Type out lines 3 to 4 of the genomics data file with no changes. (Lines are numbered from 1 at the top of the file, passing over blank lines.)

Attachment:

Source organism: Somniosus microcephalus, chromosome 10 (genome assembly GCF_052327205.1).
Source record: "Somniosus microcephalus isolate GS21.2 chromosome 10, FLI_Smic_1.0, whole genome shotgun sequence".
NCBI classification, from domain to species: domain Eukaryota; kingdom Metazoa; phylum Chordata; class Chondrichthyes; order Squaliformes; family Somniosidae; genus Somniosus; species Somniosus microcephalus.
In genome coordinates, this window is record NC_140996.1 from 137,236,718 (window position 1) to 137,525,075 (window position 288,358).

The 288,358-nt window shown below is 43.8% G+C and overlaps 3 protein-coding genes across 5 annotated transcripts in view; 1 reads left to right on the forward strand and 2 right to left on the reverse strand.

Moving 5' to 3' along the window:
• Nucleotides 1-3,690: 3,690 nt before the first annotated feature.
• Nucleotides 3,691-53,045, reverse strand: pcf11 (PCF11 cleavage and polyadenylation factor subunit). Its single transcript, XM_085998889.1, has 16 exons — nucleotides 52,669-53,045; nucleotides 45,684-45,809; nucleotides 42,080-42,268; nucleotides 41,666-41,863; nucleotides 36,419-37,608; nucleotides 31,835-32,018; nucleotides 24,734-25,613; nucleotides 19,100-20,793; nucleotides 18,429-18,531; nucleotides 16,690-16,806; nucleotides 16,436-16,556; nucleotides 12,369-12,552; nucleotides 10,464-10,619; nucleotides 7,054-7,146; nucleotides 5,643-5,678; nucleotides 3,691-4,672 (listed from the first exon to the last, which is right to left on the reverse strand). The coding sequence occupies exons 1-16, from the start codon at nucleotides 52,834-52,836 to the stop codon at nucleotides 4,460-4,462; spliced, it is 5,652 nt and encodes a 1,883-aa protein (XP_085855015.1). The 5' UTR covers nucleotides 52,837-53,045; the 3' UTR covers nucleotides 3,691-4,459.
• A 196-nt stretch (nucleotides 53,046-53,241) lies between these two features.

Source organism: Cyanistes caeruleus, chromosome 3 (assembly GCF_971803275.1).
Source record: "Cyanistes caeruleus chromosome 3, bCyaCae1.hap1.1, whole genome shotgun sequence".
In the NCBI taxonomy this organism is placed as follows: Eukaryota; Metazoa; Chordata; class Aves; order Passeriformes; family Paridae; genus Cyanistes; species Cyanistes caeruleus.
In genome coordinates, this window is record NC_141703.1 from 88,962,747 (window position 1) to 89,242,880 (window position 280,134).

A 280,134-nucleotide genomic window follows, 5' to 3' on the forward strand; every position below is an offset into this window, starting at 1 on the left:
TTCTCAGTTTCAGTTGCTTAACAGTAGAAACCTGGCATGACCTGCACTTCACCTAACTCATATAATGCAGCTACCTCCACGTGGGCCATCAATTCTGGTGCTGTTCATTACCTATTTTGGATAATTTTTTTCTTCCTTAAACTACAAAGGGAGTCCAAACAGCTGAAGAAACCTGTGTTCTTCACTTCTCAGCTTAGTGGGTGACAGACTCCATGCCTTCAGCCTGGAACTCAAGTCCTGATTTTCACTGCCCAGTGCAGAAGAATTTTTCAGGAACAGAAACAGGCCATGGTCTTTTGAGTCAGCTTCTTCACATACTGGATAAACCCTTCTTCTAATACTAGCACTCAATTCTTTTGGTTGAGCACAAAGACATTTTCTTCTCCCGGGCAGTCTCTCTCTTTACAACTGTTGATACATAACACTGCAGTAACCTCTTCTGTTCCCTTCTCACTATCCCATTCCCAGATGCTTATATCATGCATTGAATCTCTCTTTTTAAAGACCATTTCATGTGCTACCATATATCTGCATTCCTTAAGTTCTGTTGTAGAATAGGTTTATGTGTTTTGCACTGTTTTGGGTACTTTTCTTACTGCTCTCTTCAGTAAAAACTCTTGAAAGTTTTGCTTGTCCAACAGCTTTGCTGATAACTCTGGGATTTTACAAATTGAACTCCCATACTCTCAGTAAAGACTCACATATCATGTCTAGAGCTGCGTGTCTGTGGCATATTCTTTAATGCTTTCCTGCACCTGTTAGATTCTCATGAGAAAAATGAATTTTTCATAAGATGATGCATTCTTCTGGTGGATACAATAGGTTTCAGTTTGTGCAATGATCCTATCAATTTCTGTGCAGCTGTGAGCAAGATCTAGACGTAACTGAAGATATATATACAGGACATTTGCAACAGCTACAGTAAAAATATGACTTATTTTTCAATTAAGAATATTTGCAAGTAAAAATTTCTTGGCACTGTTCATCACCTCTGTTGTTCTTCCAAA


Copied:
NCBI classification, from domain to species: domain Eukaryota; kingdom Metazoa; phylum Chordata; class Chondrichthyes; order Squaliformes; family Somniosidae; genus Somniosus; species Somniosus microcephalus.
In genome coordinates, this window is record NC_140996.1 from 137,236,718 (window position 1) to 137,525,075 (window position 288,358).